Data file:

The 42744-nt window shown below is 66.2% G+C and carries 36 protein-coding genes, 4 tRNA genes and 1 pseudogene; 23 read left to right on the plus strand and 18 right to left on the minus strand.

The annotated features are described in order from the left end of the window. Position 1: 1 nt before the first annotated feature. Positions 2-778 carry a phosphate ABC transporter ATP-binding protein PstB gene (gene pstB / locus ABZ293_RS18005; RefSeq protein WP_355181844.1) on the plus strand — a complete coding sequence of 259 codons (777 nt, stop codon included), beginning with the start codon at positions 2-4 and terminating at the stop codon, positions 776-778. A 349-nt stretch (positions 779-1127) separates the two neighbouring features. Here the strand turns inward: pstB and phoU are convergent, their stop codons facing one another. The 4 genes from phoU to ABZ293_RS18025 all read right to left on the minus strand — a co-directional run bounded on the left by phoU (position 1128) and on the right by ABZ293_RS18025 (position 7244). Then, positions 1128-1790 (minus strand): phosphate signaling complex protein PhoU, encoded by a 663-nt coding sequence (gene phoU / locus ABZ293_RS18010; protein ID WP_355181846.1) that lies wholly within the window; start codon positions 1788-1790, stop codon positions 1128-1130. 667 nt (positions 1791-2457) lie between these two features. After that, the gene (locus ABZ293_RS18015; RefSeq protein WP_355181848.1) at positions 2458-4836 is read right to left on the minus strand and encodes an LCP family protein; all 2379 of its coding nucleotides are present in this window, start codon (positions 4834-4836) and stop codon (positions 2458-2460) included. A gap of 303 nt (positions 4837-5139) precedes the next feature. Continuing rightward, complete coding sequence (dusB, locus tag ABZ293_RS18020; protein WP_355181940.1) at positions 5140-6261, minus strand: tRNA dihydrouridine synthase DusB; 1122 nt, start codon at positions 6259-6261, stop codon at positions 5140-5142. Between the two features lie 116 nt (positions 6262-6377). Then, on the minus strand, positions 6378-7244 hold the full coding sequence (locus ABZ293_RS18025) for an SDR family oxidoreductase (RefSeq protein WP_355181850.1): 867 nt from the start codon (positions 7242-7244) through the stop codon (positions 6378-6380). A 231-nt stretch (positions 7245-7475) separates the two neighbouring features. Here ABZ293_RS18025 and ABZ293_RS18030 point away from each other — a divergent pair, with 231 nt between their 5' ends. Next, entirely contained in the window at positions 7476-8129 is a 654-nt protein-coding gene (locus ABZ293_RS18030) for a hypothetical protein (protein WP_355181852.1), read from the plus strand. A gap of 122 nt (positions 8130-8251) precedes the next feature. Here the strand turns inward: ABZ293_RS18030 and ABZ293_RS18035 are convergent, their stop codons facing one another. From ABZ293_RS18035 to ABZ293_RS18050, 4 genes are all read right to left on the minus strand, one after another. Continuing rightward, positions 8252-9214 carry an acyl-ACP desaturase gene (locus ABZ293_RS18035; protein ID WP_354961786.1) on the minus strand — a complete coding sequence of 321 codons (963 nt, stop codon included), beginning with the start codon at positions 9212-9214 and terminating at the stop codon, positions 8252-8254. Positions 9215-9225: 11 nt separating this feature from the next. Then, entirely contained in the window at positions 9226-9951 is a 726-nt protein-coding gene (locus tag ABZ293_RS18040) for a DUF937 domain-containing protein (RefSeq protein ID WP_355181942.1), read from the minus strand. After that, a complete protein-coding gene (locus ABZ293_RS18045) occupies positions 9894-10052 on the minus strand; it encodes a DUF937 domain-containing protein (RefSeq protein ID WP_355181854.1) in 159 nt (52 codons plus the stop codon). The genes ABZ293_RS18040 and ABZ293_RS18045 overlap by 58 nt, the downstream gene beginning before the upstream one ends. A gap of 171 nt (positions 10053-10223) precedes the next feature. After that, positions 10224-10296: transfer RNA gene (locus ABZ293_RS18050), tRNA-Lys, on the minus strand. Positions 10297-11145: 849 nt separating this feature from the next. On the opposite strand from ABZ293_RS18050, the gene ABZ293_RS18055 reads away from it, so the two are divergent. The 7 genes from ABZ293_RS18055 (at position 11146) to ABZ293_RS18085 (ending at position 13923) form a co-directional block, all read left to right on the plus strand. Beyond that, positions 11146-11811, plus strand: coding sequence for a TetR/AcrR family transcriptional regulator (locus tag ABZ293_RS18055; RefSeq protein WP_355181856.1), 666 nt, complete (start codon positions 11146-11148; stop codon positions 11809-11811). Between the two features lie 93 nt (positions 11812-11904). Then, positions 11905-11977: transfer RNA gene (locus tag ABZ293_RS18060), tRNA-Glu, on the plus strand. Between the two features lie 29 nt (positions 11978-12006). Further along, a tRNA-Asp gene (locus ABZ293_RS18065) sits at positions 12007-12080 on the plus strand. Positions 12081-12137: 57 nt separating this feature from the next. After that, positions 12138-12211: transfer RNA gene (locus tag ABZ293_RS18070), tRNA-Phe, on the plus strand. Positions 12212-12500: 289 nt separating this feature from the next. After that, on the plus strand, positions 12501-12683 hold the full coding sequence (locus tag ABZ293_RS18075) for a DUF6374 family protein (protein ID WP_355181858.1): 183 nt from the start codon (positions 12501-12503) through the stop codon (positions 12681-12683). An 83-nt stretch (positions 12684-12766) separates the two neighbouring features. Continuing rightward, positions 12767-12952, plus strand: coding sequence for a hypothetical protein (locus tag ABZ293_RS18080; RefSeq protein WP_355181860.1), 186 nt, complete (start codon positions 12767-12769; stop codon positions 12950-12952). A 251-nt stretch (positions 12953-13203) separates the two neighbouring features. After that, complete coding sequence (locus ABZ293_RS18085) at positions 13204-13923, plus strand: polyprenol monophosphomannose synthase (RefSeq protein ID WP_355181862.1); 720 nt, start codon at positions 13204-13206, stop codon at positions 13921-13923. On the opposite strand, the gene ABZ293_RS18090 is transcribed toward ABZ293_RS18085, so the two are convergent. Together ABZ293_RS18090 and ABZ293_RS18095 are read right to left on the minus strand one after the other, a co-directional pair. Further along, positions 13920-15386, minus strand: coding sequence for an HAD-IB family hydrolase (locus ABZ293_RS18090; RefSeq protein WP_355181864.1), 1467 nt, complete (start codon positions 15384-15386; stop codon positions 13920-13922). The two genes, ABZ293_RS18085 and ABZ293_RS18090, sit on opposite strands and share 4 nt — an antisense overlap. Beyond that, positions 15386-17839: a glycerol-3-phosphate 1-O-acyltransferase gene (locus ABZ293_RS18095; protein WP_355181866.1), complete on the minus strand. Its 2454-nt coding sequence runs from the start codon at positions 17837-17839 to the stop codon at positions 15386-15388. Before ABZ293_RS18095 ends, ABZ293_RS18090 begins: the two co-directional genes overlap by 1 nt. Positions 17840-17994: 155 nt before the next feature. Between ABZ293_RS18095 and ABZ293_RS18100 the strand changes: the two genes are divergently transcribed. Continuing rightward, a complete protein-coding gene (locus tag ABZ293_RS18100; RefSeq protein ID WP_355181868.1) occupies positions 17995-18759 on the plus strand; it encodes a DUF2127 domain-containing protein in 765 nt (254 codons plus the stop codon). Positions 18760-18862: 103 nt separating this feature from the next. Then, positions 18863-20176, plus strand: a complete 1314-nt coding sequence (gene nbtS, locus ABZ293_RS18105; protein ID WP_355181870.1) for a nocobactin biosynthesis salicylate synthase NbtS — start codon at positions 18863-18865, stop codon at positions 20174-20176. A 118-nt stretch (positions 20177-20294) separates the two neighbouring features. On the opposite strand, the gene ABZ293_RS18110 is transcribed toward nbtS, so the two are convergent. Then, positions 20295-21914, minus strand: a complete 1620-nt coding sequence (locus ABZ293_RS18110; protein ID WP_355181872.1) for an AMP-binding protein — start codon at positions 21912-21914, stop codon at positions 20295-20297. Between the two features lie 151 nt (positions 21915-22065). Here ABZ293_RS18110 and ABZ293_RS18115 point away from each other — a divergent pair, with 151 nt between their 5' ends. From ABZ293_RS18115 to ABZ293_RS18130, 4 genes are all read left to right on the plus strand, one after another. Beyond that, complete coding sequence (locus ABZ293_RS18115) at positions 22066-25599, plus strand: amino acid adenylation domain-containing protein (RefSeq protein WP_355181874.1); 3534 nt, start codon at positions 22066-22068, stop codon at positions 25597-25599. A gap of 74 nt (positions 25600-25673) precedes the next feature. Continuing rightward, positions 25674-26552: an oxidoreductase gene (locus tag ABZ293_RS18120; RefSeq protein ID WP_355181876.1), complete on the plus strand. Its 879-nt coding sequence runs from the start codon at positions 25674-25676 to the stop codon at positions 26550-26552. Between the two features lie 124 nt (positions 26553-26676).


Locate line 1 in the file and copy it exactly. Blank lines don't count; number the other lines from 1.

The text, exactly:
The 42744-nt window shown below is 66.2% G+C and carries 36 protein-coding genes, 4 tRNA genes and 1 pseudogene; 23 read left to right on the plus strand and 18 right to left on the minus strand.